SC Sen. Tim Scott to be feted during Obama’s inauguration

Talk radio host Armstrong Williams is holding a reception honoring Sen. Tim ScottTimothy (Tim) Eugene ScottFed nominees vow to rebuff pressure from Trump on interest rates The Hill's 12:30 Report Juan Williams: Trump's useful idiots MORE (R-S.C.) — a rising GOP star and the first black senator from the South since Reconstruction — on the same day President Obama takes the oath of office at the Capitol.

Several prominent lawmakers, former members and other officials plan to attend Monday’s event, which will take place in the shadow of Scott’s new Senate office, at the Monocle Restaurant.

“It’s not just to celebrate Tim Scott, but the values he represents,” Williams told The Hill. “The response has been remarkable.

“It’s not a conservative event,” said Williams (also a contributor to The Hill’s Pundits Blog). “We have people from all sides.”

Most of the South Carolina congressional delegation is expected to be on hand for the celebration, along with the man Scott replaced in the Senate, Jim DeMint (R).

Among the others who have RSVP’d: New York City mayoral candidate A. R. Bernard; former South Carolina Gov. Mark Sanford, who is a candidate for Scott’s former House seat; music executive Kevin Liles; Fox News commentator Juan Williams, who also writes a column for The Hill; former Minister of Commerce and Tourism for Nigerian Government Otunba Bola Kuforiji; Federal Communications Commissioner Mignon Clyburn; former European Union Ambassador C. Boyden Gray; movie producer Russ Parr; political strategist Donna Brazile; and Baltimore Ravens executive David Modell.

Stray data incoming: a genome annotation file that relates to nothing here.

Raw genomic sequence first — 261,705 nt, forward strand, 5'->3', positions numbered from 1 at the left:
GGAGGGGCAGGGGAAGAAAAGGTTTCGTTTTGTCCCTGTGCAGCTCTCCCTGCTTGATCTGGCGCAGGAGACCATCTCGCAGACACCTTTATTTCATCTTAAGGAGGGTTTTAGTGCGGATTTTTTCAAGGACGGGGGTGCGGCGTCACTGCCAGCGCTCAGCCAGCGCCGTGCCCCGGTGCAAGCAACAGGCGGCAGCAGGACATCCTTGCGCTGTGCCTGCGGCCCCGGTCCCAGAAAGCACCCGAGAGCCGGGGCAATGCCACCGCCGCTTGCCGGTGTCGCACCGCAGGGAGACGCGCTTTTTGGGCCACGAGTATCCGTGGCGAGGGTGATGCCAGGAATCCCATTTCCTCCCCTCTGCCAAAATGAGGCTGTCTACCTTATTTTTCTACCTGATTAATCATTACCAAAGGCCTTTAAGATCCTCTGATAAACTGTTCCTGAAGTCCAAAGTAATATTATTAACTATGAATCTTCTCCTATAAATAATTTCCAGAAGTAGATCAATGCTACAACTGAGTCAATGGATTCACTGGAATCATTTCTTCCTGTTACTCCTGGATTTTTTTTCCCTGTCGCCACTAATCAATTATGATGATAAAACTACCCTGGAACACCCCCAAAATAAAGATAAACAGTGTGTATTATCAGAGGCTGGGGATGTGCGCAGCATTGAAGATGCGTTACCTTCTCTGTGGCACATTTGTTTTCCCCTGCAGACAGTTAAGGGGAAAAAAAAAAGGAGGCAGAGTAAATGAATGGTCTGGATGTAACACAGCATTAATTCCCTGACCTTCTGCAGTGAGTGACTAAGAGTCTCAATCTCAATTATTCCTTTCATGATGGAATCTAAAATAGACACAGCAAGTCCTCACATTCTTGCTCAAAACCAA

Scott was appointed by Gov. Nikki Haley (R-S.C.) to fill the Senate seat of DeMint, who left the upper chamber to become president of the Heritage Foundation.

“I’ve known him for a long time,” Williams said of his fellow South Carolinian.

Williams is no stranger to events for high-profile public figures.

In 2007, he held a book party for Supreme Court Justice Clarence Thomas. The guests included fellow court justices and then-Vice President Cheney.

The Scott event, however, will be Armstrong’s first during a presidential inauguration. He said the extra security on Capitol Hill isn’t a concern, noting he’s dealt with it before. 

“When you’ve held a book party for a Supreme Court justice and had all but one justice there” along with other VIPs, “the security will be a walk in the park for us,” Williams said.

And, naturally, when one holds a party for a rising African-American star on the same day the nation’s first black president begins his second term, it raises questions about Scott’s plans for 2016.

“I don’t even think it’s crossed his mind,” Williams said.